legering tackle

Legering Tackle

We have the Legering Tackle to get you going

OK so legering is for you, here we have the list for the legering tackle you will need to get going.

This list of fishing equipment for legering is just to get you going and can be expanded in time to suit your needs.

OK let’s get started, as with most methods the first things you will need are the rod, reel and line.

The legering Tackle

The legering rod – this is controlled by the type of water you are going to fish, but as a compromise get a rod which is 13 feet long (3.9m) this includes the swing or quiver tip – these are bite indicators, most people today use quiver tip because these have an advantage over swing in that they can be used in fast flowing waters and swing tips cannot. Try to get a rod that takes push in tips and get the right tip to suit your fishing conditions.

legering tackle - the rod

The reel – you will want a fixed spool reel, this needs to be stronger than one used for float fishing as it has to cast heavier weights especially if you are feeder-fishing.

legering tackle - the reel
Make sure the fixed spool reel has the following features:

  • It has an interchangeable handle
  • The bail arm should open and close easily
  • The bail arm should have a roller and make sure it rolls
  • It should have an adjustable drag

Try and get a reel with most if not all of these features, also see if you can get an extra spool for it (a lot of the new reels coming out today come with an extra spool) this makes it easy for you to have two setups ready to go.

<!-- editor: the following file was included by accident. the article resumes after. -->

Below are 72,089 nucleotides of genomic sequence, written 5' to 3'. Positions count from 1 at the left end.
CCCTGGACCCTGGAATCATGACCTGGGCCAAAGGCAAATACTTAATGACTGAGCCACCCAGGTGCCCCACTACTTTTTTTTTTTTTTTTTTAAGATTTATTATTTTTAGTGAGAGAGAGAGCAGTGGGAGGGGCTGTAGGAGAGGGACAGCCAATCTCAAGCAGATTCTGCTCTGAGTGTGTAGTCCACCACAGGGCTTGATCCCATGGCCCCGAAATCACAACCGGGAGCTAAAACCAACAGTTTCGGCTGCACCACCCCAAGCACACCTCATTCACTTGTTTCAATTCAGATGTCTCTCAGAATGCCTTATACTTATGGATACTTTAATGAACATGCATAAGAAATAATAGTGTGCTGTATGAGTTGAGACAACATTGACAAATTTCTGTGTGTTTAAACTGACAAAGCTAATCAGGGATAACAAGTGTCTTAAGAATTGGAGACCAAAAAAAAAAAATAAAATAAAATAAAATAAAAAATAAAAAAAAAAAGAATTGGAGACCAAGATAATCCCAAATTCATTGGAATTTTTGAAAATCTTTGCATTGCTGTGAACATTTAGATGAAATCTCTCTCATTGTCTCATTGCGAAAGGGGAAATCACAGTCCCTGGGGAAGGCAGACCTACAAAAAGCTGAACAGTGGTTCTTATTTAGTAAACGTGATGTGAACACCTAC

The line – because legering means casting heavier weights than floating you need a higher breaking strain line up to 3Kg (6Lb) and 100m (110 Yards) of line will be enough to cover most conditions. Also the line you get needs to be a sinking line.

You want to fill the reel to its maximum, you can do this by using old line for the backing or you can wind electrical tape round the spool. The reel needs to be filled to allow for the best casting.

Hooks – you need hooks that are big enough for the fish you are targeting, this is a guideSize 12 hooks are big enough for lobwormsSize 10 and 8 hooks for luncheon meatSize 4 hooks for small deadbait for big eelsSize 2 hooks are bunches of lobworms or small deadbait for catfish.

Weights – get a selection of non-toxic split shot. Ranging from SSG (which is the largest that you put at the float to aid casting) down to no.8 (which is the smallest which you put down the line to aid the drop of the hook in the water. Also get some arlesey bomb weights.

Swivels and beads – these are used to setup legering rigs, the swivels allow us to take the weight away from the hook for you get good bite detection.

And to round off the legering gear you don’t want to forget a landing net – get one that is about 450mm wide and deep (18½”) and has a handle that is about 1.8M (6½’).

This is all the legering tackle you need to get going, you can add gear to it as you need it.

So get down to the river and start fishing.

tight lines and wet nets

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